A couple months ago I was working in the yard at my grandfather’s house (where he has lived the last few years), when I remembered that I had a few questions for him. I was in the middle of researching and developing a science fiction writing project called The Day the Sun Died and I knew he could provide the kind of details I wouldn’t so easily find in a book or online. The Day the Sun Died concerns three primary characters struggling to survive several weeks after the sun has mysteriously vanished, sending the planets of our solar system careening through the darkness of space.
The Day the Sun Died was inspired by this video, which does an excellent job outlining the changes the Earth might experience if our sun disappeared (or if the Earth was ever ripped out of the solar system and cast into space). Of course, there would be a period of chaos and turmoil, but life would not immediately come to an end. Depending upon their actions, some humans would undoubtedly find ways to survive for weeks or months (possibly longer in a few cases) as the planet slowly became colder and colder.
The setting for the majority of the story was essentially my grandfather’s old farmhouse. When I was a child, he and my grandmother lived there and, in many ways, that’s where I grew up – I could say the same for my sister and a couple of my cousins as well. The farmhouse was truly old, constructed around 1878, and the surrounding property that my grandparents maintained functioned as a miniature farm.
Perched on a hilltop, the farmhouse commanded an impressive view in all directions and could be seen for quite a distance standing among several tall maples. There was always a grace and grandeur about the house, especially when I was young. The rooms were large and the ceilings very high. There were narrow passages, old fixtures, fireplaces, and secret doors. The house was remarkably consistent. Years passed and the place never really changed. All the furniture and appliances remained in the same place. The rooms were always used for the same purposes. My grandparents’ routines seemed to be the exact same each day (I can still distinctly remember my grandmother listening to WCVI or WMBS in the kitchen each morning). Although some felt the house was slowly falling apart (especially as my grandparents aged), I think that part of me always suspected my grandparents’ house would last forever.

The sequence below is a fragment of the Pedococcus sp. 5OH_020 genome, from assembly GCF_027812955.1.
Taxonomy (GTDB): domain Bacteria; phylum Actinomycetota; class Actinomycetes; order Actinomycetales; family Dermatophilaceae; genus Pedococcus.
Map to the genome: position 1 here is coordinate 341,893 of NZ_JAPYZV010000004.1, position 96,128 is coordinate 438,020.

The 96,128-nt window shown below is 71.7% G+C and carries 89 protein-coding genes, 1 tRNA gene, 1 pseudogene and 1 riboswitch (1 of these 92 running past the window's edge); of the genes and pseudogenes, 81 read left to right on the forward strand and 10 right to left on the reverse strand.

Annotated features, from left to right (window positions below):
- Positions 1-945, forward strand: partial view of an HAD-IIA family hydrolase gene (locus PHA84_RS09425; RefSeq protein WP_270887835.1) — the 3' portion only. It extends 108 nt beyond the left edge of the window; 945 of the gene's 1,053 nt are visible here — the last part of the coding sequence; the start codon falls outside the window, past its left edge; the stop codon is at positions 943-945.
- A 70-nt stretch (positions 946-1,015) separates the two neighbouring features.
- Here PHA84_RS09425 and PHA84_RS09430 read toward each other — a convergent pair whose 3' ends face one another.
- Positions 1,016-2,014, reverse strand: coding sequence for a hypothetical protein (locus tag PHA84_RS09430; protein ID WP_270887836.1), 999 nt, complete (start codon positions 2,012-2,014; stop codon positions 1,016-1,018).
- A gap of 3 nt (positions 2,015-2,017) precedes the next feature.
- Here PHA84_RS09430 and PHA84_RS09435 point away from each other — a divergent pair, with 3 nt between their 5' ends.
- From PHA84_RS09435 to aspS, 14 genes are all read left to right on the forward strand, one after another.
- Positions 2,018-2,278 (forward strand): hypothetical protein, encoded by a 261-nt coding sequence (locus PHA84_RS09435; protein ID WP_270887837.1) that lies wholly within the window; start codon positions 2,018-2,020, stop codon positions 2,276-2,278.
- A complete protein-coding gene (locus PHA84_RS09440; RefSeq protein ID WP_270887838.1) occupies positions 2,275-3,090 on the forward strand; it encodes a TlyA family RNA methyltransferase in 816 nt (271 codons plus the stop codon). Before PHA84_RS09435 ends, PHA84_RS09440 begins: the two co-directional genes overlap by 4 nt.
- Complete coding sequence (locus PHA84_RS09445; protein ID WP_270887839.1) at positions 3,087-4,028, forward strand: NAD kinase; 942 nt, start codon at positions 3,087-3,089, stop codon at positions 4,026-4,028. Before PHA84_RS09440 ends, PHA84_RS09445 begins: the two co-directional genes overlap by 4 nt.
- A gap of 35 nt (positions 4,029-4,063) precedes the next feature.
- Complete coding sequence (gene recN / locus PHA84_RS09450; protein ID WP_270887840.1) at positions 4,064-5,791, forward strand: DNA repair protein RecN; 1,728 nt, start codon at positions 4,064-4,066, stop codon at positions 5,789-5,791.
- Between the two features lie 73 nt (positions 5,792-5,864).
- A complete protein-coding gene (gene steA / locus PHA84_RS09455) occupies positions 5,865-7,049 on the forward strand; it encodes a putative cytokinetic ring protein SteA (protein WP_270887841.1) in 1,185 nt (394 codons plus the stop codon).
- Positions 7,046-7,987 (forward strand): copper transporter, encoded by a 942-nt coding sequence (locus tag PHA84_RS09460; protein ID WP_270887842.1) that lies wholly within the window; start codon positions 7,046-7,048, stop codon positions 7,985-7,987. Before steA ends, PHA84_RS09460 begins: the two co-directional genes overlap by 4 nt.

My grandparents had lived in this house far longer than I had been alive, so I could only draw upon what I remembered as a child and young adult. I needed to know more than my memory alone could provide. That’s when I got the idea to interview my grandfather.
I needed my grandfather to describe to me some of his experiences living in that old farmhouse (especially in winter) because the three principal characters in The Day the Sun Died begin the story eking out an existence at a similar house in the countryside. These characters are faced with a question: do we continue to live here and slowly succumb to the conditions or do we take a chance and attempt to reach a destination where our lives could be prolonged?
I started with very straightforward questions. My grandfather explained his daily routine to me, especially about how the house’s coal furnace had to be maintained. He explained how the chimneys and fireplaces in the house had originally been designed (as some of this had changed before I was born). He recalled the specifics of the system that moved hot water from the furnace to iron radiators throughout the house. Much of the information he shared with me encouraged me to ask questions I had not thought of before. He went on to outline the process by which he had butchered animals in his younger years and, basically, the finer details of operating a small farm. I took notes as he spoke and was very satisfied with all that he had to share.
After forty-five minutes, our conversation had ended. I decided to explain to my grandfather why I had asked so many questions about his old house and, specifically, the heating system used inside. I even shared some of my ideas for The Day the Sun Died with him. He seemed somewhat perplexed by this, as I suspect that he thought I needed this information for a research paper or newspaper article. I thanked him for all the information he had provided and that was that. I didn’t really think that he and I would ever discuss those details again and I assumed he may well have forgotten the entire conversation by the next day.
Earlier this week I was at his house again working in the yard. He was sitting on the porch and sharing this and that about some local happenings and recalling who had visited him recently and what news those visitors had told him. There are moments when my grandfather seems to have walked right out of a John Wayne film – and his porch becomes the front steps of the town saloon or lawman’s office – and this was one of those times. The way he banters is whimsical and, if you really listen, creates a certain nostalgia for some bygone era that you can’t quite place. He really isn’t the science fiction sort, but he could have played a mean Friar Tuck. I knew that, while he may have vaguely recalled our conversation about coal furnaces and the worst winters he could remember, he probably hadn’t thought again about why I had asked all those questions.
After about an hour or so, I had finished the intended task and was preparing to leave. That’s when my grandfather really surprised me. He asked plainly, “How is that book coming?”
That definitely brought a smile to my face.
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